Tell A Friend
About This Site
The History of Stanley, North Carolina
[ Back ] [ Home ] [ Next ]
Stanley, North Carolina
is a small town, but one of the oldest in Gaston County, actually beginning in the early to middle
1700's. An elusive prospector named Stanley panned for gold in a creek that came to bear his name.
Mr. Stanley left the area and his exact identity was lost to time, however, a
community sprang up along the creek which became known as Stanley's Creek
Community. During the Civil War years, the town's railroad depot,
Brevard's Station, named for the original landowners, the
Alexander Brevard family, was a major departure point
for soldiers leaving for the war, and also for sending provisions to soldiers in the field.
Click the Stanley sign or one of the tabs
below to begin your journey through Stanley's history!
The following pages are excerpts from the book:
Echoes and Shadows of Two Centuries 1750 - 1950
The History of Stanley, North Carolina
by Joyce Handsel and Ruth Wood, |
Administrators of the Brevard
Station Museum and
The Stanley Historical Association
Copyright © 1999 By the Stanley
Copies of this book are available for purchase. See the bottom of this page for details.
Stanley, North Carolina actually had its beginning in the middle to late 1700’s when pioneers first began arriving in the wilderness of the Catawba River region. Some of the early settlers made their first homes along the
banks of a small creek which emptied into a larger creek before reaching the river. This small creek was named
Stanley’s for a gold prospector who had ventured into the territory and then moved on farther south.
The congregation of settlers quickly began being referred to as the Stanley’s Creek
The Stanley’s Creek Community existed over one hundred years before incorporating as a town, and
this is one of the oldest settlements in today’s Gaston County. Our town has remained one of the smaller towns in
the county, but does not lack for historical significance.
Over the years our area was visited by several prominent people; a botanist and adventurer,
André Michaux; the British General Lord Cornwallis; Civil War General Stonewall Jackson who married a lady from
near Stanley; and many others. However, the ingredient that gives our town the distinction of being a terrific
place is the folks who have chosen to live here.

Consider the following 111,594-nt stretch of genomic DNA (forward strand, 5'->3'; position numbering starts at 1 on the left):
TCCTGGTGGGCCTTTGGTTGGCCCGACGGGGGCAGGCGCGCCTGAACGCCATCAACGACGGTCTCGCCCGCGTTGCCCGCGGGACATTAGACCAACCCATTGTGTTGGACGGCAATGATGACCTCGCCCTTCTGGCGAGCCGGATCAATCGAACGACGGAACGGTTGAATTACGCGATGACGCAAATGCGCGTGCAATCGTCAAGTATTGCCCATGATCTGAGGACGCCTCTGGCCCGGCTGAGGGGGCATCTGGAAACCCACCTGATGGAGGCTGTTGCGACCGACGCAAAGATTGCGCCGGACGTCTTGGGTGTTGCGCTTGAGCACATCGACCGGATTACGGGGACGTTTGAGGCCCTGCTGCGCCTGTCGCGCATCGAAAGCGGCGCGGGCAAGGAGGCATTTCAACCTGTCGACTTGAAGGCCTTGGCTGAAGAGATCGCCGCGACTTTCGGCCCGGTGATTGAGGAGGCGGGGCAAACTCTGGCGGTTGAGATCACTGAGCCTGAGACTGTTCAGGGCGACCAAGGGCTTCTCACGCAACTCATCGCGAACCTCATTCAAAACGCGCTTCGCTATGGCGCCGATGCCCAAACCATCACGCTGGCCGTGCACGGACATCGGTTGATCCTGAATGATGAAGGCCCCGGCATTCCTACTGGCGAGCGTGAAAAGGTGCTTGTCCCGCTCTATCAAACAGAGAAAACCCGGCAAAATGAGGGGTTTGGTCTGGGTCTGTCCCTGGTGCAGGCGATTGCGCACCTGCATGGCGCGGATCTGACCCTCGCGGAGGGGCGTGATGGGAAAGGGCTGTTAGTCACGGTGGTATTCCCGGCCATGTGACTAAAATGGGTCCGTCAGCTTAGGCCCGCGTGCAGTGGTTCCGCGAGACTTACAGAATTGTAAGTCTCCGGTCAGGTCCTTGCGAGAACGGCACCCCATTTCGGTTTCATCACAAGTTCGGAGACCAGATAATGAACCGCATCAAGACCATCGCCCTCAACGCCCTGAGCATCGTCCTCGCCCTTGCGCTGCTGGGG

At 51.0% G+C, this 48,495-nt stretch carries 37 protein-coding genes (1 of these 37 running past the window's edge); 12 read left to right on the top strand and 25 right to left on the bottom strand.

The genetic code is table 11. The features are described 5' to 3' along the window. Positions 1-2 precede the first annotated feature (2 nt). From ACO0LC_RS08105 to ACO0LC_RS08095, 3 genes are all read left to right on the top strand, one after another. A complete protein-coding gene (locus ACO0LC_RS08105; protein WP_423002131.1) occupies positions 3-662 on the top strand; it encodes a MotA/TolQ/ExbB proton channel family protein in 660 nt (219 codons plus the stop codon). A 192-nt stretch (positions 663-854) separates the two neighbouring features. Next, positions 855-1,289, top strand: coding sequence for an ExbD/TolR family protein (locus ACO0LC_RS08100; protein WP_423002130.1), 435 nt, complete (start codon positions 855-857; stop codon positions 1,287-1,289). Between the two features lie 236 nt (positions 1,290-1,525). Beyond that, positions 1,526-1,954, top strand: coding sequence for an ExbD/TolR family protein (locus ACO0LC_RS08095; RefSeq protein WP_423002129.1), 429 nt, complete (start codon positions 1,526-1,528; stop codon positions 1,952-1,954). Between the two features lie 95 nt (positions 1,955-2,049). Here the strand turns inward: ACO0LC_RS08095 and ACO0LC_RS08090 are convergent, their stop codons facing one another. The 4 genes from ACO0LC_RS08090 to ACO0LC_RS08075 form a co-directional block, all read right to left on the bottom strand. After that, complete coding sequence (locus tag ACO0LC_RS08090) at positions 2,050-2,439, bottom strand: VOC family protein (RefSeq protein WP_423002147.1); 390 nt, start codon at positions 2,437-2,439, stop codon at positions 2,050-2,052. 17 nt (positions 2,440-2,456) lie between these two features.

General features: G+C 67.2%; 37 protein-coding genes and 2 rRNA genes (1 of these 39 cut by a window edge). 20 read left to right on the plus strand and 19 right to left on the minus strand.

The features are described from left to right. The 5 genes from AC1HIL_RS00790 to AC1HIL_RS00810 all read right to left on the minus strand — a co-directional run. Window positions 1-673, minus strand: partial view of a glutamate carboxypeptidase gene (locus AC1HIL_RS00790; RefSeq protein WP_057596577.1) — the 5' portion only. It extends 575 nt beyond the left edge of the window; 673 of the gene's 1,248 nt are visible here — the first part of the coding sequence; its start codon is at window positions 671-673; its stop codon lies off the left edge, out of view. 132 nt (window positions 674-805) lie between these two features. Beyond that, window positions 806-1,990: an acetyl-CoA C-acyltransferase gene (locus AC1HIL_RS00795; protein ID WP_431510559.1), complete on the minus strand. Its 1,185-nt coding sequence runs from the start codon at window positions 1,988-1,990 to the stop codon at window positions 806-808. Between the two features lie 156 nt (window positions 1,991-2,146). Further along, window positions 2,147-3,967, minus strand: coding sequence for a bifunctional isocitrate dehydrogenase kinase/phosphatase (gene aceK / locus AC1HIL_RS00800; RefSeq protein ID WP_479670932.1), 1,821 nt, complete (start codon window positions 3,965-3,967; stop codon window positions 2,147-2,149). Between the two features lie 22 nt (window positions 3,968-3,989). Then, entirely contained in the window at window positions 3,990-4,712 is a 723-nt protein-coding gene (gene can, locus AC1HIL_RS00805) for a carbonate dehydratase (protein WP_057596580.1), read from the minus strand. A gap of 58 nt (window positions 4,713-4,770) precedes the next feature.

A diverse group, from the original landowners who were the Native Americans, or the Catawba Indians,
to the wealthy landowners, the merchants, the craftsmen such as blacksmiths, furniture makers, potters,
saddle makers, etc., as well as the teachers, the preachers, the homemakers, the outlying farmers, the students, the
gold miners, the athletes, the mill workers, to all just plain good folk, have made Stanley what it was in the past,
what it is today and what it will be tomorrow.
The recording of the History of Stanley was spurred by a poem written in 1989 by Sara H.
officials were inspired to form a committee to gather and record bits and pieces of information regarding
Stanley’s past; and thus began the Stanley Historical Association.
Many pictures have been included in
our book, "Echoes and Shadows of Two Centuries,
1750 - 1950, The History of Stanley, North Carolina" as well as information taken from newspaper clippings that
reported on instances as they happened, with an attempt to convey the type of life lived by our ancestors.
Eight years of research and many trips to obtain information have been made. Every effort was given to
document information and to record references used, though mistakes are inevitable when genealogy is involved,
and for any error we apologize. The genealogy is presented in an effort to show readers how the early settlers can
be connected to the people of today.
Our small town of Stanley is growing with new development on the horizon. We know not what the future
holds for us. But feel an ever increasing desire to record the history of our town, with a desire that the children of
today and the children of the future will have knowledge of and take pride in this unique small town in which we
All rights reserved. No part of this site may be reproduced
in any form
without the written permission of the publisher.
Published by the
Stanley, North Carolina Historical Association
Library of Congress
Catalog Card Number 99-71321
International Standard Book Number
[ The Museum ] [ Contact Us ] [ Stanley History ] [ Photo Galleries ] [ Citizens ] [ Recollections ] [ Schools ] [ Churches ] [ Community ] [ Current News ] [ Order the Books ] [ Topic Index ] [ Site Index ] [ Search ] [ Acknowledgments ] [ Related Links ] [ Guestbook ]